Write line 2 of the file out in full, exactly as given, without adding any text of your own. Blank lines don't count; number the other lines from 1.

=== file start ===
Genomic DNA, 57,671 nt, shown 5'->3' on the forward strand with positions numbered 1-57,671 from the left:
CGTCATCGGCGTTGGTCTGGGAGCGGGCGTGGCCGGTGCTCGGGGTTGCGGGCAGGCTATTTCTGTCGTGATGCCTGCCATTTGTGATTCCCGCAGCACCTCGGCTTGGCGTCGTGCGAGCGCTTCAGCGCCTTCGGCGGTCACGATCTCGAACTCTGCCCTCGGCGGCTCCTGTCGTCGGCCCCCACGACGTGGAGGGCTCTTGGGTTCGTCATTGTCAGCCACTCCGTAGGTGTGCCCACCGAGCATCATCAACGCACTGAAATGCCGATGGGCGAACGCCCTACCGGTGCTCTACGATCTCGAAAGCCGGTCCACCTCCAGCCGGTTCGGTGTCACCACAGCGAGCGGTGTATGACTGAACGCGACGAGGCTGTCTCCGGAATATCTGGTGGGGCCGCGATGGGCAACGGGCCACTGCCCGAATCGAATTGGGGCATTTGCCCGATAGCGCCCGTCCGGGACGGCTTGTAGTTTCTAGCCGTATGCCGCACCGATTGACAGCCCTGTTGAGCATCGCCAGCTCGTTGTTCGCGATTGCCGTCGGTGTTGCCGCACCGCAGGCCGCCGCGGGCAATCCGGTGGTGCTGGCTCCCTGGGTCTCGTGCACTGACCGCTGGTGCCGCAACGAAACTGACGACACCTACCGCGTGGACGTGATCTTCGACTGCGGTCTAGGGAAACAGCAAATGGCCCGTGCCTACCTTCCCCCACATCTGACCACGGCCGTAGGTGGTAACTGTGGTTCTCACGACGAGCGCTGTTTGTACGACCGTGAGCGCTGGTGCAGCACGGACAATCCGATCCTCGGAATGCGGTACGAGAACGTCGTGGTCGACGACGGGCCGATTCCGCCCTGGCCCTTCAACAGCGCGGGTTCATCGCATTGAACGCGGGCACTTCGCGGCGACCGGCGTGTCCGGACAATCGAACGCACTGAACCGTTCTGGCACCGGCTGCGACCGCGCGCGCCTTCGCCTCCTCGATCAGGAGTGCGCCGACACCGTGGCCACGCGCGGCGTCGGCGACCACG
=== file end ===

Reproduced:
CGTCATCGGCGTTGGTCTGGGAGCGGGCGTGGCCGGTGCTCGGGGTTGCGGGCAGGCTATTTCTGTCGTGATGCCTGCCATTTGTGATTCCCGCAGCACCTCGGCTTGGCGTCGTGCGAGCGCTTCAGCGCCTTCGGCGGTCACGATCTCGAACTCTGCCCTCGGCGGCTCCTGTCGTCGGCCCCCACGACGTGGAGGGCTCTTGGGTTCGTCATTGTCAGCCACTCCGTAGGTGTGCCCACCGAGCATCATCAACGCACTGAAATGCCGATGGGCGAACGCCCTACCGGTGCTCTACGATCTCGAAAGCCGGTCCACCTCCAGCCGGTTCGGTGTCACCACAGCGAGCGGTGTATGACTGAACGCGACGAGGCTGTCTCCGGAATATCTGGTGGGGCCGCGATGGGCAACGGGCCACTGCCCGAATCGAATTGGGGCATTTGCCCGATAGCGCCCGTCCGGGACGGCTTGTAGTTTCTAGCCGTATGCCGCACCGATTGACAGCCCTGTTGAGCATCGCCAGCTCGTTGTTCGCGATTGCCGTCGGTGTTGCCGCACCGCAGGCCGCCGCGGGCAATCCGGTGGTGCTGGCTCCCTGGGTCTCGTGCACTGACCGCTGGTGCCGCAACGAAACTGACGACACCTACCGCGTGGACGTGATCTTCGACTGCGGTCTAGGGAAACAGCAAATGGCCCGTGCCTACCTTCCCCCACATCTGACCACGGCCGTAGGTGGTAACTGTGGTTCTCACGACGAGCGCTGTTTGTACGACCGTGAGCGCTGGTGCAGCACGGACAATCCGATCCTCGGAATGCGGTACGAGAACGTCGTGGTCGACGACGGGCCGATTCCGCCCTGGCCCTTCAACAGCGCGGGTTCATCGCATTGAACGCGGGCACTTCGCGGCGACCGGCGTGTCCGGACAATCGAACGCACTGAACCGTTCTGGCACCGGCTGCGACCGCGCGCGCCTTCGCCTCCTCGATCAGGAGTGCGCCGACACCGTGGCCACGCGCGGCGTCGGCGACCACG